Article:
by Capt. Dave Stephens
It’s starting to look like we have made it through another SWFL winter. The longer days will start bringing our water temps up above the 70 degree mark. For the anglers that are not in the loop, that’s the magic number. Well if you want my opinion it is! That seems to be the time when the little critters that live in the grass and oysters get moving around. Well when the stuff that bigger fish feeds on is moving, guess what? Yep the bigger fish also start moving around.
One of the biggest movers will be snook. These guys, for the most part, having been laying low waiting on warmer water. I would recommend looking for feeding snook close to their winter haunts early in the month. Slower baits such as large shrimp and pinfish will be your best baits. However if the weather continues on a cooling trend, these guys will start to move onto the flats. Look for points with good tidal flow and flats adjacent to the mangroves with potholes. I’m sure everyone has heard of the severe red tide we endured last summer? Well due to that there will be no open Snook season on Charlotte Harbor this spring. So please handle these guys with caution, we need this fishery to make a strong recovery.
Another local fish that will be on the move with the warming water will be trout. These guys will making the move back out to our local flats. I look for areas that are what I call checkered bottom. What I mean by this is a mixture of sand and grass. Trout like to ambush prey on the edges of these bottom changes. One of the most effective ways to locate feeding trout is to drift. Covering a large flat this way can be very effective at locating feeding fish. For you artificial guys the spring trout bite can be great. Early in the morning top water is my favorite way to target bigger trout. As the sun gets higher, I will switch to a soft plastic.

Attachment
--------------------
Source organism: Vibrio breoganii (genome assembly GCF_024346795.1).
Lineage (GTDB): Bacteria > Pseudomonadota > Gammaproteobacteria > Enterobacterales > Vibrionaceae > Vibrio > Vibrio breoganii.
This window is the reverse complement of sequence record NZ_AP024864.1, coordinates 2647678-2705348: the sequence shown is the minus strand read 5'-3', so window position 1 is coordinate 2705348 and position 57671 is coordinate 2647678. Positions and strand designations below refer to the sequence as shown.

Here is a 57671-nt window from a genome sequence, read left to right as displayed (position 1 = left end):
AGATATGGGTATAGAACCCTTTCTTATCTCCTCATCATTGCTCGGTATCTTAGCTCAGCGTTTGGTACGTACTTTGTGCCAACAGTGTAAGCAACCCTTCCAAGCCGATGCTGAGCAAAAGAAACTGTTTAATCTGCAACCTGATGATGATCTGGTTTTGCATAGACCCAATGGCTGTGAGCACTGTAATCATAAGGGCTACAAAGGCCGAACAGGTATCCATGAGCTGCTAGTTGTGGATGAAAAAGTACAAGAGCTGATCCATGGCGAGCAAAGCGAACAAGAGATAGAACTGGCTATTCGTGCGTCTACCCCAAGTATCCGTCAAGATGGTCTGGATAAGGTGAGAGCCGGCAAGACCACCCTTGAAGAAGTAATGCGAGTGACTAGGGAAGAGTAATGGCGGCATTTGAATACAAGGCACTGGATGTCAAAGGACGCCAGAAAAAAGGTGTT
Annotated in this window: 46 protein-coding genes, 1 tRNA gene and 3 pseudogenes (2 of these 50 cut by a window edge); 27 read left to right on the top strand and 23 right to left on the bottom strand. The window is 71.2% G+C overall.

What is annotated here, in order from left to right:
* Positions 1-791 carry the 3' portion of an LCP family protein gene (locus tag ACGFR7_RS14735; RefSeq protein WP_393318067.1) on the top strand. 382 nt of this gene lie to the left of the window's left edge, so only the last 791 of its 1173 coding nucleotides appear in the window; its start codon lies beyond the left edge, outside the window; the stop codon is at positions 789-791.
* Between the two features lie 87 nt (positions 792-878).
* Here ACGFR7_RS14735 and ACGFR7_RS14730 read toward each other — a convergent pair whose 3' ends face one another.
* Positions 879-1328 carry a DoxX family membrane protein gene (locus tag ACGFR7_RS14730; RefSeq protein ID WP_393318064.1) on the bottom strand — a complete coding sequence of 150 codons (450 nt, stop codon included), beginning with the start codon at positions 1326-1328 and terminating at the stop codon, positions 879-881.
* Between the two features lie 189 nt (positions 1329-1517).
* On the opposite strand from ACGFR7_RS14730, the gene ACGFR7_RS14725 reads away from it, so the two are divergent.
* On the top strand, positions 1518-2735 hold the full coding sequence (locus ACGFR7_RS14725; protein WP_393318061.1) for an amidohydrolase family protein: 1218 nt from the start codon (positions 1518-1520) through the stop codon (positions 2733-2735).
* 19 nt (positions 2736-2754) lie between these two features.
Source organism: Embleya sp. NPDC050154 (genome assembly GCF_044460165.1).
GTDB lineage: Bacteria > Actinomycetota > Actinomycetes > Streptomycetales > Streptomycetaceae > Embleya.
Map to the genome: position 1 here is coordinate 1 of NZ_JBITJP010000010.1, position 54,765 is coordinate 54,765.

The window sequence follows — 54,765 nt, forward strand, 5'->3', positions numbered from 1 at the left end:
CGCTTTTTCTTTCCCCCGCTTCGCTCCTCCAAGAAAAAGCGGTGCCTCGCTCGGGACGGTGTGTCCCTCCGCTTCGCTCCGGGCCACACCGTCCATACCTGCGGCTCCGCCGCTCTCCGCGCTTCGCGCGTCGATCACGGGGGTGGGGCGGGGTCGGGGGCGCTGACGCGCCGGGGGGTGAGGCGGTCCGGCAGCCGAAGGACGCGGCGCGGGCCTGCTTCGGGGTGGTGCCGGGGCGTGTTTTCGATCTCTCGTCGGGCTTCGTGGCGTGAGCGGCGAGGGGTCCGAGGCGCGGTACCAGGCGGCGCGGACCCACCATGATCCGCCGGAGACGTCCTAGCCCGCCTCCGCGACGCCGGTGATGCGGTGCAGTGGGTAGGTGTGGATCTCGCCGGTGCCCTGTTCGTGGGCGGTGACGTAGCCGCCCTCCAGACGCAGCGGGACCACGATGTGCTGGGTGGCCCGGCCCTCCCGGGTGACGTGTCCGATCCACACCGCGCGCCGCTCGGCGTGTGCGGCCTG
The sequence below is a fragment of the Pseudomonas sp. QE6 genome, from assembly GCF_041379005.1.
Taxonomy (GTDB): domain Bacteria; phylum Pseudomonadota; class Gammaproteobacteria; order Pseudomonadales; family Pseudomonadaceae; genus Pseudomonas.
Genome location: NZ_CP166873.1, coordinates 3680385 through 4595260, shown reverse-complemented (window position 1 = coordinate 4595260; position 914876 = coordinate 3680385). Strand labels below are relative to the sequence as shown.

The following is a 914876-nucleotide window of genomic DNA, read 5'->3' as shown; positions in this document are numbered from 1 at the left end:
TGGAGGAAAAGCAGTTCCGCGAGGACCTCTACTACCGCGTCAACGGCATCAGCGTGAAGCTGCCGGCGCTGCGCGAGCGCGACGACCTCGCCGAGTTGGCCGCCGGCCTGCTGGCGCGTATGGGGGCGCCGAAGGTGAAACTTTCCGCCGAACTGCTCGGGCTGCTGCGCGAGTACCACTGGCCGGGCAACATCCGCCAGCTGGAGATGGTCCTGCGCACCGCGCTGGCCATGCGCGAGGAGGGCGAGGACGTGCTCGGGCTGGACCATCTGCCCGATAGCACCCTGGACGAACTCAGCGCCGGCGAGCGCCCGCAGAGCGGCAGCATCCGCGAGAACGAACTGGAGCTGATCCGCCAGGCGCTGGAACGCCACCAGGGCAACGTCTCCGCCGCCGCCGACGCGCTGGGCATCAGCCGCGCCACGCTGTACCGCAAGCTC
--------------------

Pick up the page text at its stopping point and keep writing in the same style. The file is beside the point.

Often overlooked during our spring is Spanish mackerel. These guys will begin to make their migration north this time of year. If you have some junior anglers you want to introduce to fishing these are your guys. Not only do they fight, you can keep them busy catching fish. Look for large flocks of seagulls and terns in the harbor and passes. Trolling small spoons and buck tails will get the job done. Just remember these guys have a set of chompers, so a small piece of leader wire is needed.
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